Japanese Quince

Chaenomeles japonica also known as Japanese quince is a genus of 3 species of deciduous shrub that grows around 3 meters high and 5 meters wide, that originate in woodland in China and Japan and wear early flowers that bring color in the early spring garden. This plant withstands frost, is fully hardy and can stands to about -25 Celsius degrees (-13 F), has hermaphrodite flowers that are pollinated by bees and then form apple-like, edible, aromatic yellow to green or purplish green fruits in the autumn.

A very ornamental plant, grow best in a shrub border or on a bank or trained against a south-facing wall. They can also be useful as ground cover or low hedging. Prefer a deep moist well-drained, fertile soil but can grow well in heavy clay soils also but may become chlorotic on very alkaline soils. Tolerates full shade but requires a sunny position for best fruit production.

Quince Flower Image Quince Fruit Image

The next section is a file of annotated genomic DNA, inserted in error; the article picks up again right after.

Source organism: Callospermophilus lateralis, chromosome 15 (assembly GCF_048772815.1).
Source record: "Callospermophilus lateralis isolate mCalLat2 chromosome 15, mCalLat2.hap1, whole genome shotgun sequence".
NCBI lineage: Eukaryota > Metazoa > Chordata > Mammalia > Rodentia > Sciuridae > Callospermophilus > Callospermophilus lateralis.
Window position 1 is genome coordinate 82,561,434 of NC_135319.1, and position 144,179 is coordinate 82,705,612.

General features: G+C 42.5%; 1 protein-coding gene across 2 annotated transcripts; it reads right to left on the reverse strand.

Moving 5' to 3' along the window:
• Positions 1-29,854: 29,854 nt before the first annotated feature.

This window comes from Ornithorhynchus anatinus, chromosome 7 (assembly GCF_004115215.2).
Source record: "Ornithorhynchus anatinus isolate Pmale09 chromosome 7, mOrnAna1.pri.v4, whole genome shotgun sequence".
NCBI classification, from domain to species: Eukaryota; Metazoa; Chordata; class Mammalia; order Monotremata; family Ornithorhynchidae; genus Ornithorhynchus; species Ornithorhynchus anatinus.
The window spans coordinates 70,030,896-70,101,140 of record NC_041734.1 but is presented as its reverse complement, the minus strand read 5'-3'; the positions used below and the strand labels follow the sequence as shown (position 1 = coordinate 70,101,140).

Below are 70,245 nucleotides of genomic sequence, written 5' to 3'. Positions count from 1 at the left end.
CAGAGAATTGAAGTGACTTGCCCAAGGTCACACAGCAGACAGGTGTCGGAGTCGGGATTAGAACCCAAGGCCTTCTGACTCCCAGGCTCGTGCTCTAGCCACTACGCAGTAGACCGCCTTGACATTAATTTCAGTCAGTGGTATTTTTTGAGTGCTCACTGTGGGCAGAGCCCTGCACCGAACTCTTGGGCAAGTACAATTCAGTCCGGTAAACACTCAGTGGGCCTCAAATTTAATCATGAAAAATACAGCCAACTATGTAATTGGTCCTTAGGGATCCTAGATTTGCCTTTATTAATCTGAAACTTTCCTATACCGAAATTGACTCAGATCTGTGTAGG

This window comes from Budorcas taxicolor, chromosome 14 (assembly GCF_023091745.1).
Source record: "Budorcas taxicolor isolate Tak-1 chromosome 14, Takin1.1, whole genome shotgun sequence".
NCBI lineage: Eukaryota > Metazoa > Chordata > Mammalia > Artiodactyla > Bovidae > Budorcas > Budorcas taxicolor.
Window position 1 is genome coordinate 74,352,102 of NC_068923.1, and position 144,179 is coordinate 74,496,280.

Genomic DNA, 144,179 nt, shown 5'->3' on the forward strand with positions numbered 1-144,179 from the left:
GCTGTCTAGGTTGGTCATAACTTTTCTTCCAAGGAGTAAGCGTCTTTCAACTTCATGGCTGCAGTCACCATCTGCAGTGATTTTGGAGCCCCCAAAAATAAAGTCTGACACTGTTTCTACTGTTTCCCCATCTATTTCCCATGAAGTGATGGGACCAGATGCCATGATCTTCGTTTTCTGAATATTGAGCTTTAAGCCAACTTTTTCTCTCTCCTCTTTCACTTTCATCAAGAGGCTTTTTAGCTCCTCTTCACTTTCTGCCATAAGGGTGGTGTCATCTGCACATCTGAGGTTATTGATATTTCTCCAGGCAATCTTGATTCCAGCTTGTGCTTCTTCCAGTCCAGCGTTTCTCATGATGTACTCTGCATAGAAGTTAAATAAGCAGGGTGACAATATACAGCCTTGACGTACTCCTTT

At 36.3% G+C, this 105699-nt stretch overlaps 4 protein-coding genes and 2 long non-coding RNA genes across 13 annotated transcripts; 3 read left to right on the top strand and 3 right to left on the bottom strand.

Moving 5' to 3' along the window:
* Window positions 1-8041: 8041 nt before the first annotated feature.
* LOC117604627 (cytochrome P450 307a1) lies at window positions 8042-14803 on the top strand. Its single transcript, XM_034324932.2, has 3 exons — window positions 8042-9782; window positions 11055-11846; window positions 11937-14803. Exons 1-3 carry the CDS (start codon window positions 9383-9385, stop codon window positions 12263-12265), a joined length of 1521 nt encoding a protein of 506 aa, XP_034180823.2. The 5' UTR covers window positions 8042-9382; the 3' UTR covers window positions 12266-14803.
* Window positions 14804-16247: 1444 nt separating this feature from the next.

You can propagate Japanese quince by sowing seeds as sown as soon as it is ripe in autumn, in a sheltered position outdoors or in a cold frame. Sow stored seed in february in a greenhouse. Seeds will germinate usually within 6 weeks. Pot up the seedlings into individual pots as soon as they are large enough to handle. If they grow well, the seedling should be large enough to plant out in the summer, but they will benefit if some protection is offered in their first winter. If you are not sure and want to protect them more than plant them out in the late spring of the nest year.

You can also propagate Japanese quince from semi-ripe cuttings of half-ripe wood, in summer, in an open frame or from cuttings of mature wood of the current year's growth, in mid autumn, in a cold frame. Layering is also possible in autumn - a sure and easy method, but it takes 12 months to succeed.

Fruits can be consumed cooked, even they are very harsh and acid they become fragrant when cooked. Can be used for jams, jellies and as a flavoring with cooked apples.


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